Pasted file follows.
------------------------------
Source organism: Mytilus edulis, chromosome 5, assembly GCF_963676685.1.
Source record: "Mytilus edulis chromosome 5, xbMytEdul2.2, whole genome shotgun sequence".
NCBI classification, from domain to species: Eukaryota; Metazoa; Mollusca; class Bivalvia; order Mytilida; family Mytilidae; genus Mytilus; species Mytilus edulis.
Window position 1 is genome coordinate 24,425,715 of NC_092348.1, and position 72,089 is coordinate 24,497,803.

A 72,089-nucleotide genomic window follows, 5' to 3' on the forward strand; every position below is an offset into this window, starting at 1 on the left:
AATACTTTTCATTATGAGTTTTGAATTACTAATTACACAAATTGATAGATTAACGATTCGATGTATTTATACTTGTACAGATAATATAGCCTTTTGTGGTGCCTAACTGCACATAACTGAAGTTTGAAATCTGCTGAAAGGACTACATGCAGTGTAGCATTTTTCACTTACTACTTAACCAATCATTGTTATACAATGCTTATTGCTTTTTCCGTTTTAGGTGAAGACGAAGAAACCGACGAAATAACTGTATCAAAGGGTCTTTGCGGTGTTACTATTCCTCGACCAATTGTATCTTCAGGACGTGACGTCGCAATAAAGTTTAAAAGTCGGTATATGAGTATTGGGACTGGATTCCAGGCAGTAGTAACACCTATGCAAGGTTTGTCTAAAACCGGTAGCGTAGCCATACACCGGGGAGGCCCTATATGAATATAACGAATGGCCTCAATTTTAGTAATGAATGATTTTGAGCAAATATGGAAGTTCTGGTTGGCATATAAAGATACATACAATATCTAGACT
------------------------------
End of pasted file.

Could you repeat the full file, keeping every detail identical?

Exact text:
Source organism: Mytilus edulis, chromosome 5, assembly GCF_963676685.1.
Source record: "Mytilus edulis chromosome 5, xbMytEdul2.2, whole genome shotgun sequence".
NCBI classification, from domain to species: Eukaryota; Metazoa; Mollusca; class Bivalvia; order Mytilida; family Mytilidae; genus Mytilus; species Mytilus edulis.
Window position 1 is genome coordinate 24,425,715 of NC_092348.1, and position 72,089 is coordinate 24,497,803.

A 72,089-nucleotide genomic window follows, 5' to 3' on the forward strand; every position below is an offset into this window, starting at 1 on the left:
AATACTTTTCATTATGAGTTTTGAATTACTAATTACACAAATTGATAGATTAACGATTCGATGTATTTATACTTGTACAGATAATATAGCCTTTTGTGGTGCCTAACTGCACATAACTGAAGTTTGAAATCTGCTGAAAGGACTACATGCAGTGTAGCATTTTTCACTTACTACTTAACCAATCATTGTTATACAATGCTTATTGCTTTTTCCGTTTTAGGTGAAGACGAAGAAACCGACGAAATAACTGTATCAAAGGGTCTTTGCGGTGTTACTATTCCTCGACCAATTGTATCTTCAGGACGTGACGTCGCAATAAAGTTTAAAAGTCGGTATATGAGTATTGGGACTGGATTCCAGGCAGTAGTAACACCTATGCAAGGTTTGTCTAAAACCGGTAGCGTAGCCATACACCGGGGAGGCCCTATATGAATATAACGAATGGCCTCAATTTTAGTAATGAATGATTTTGAGCAAATATGGAAGTTCTGGTTGGCATATAAAGATACATACAATATCTAGACT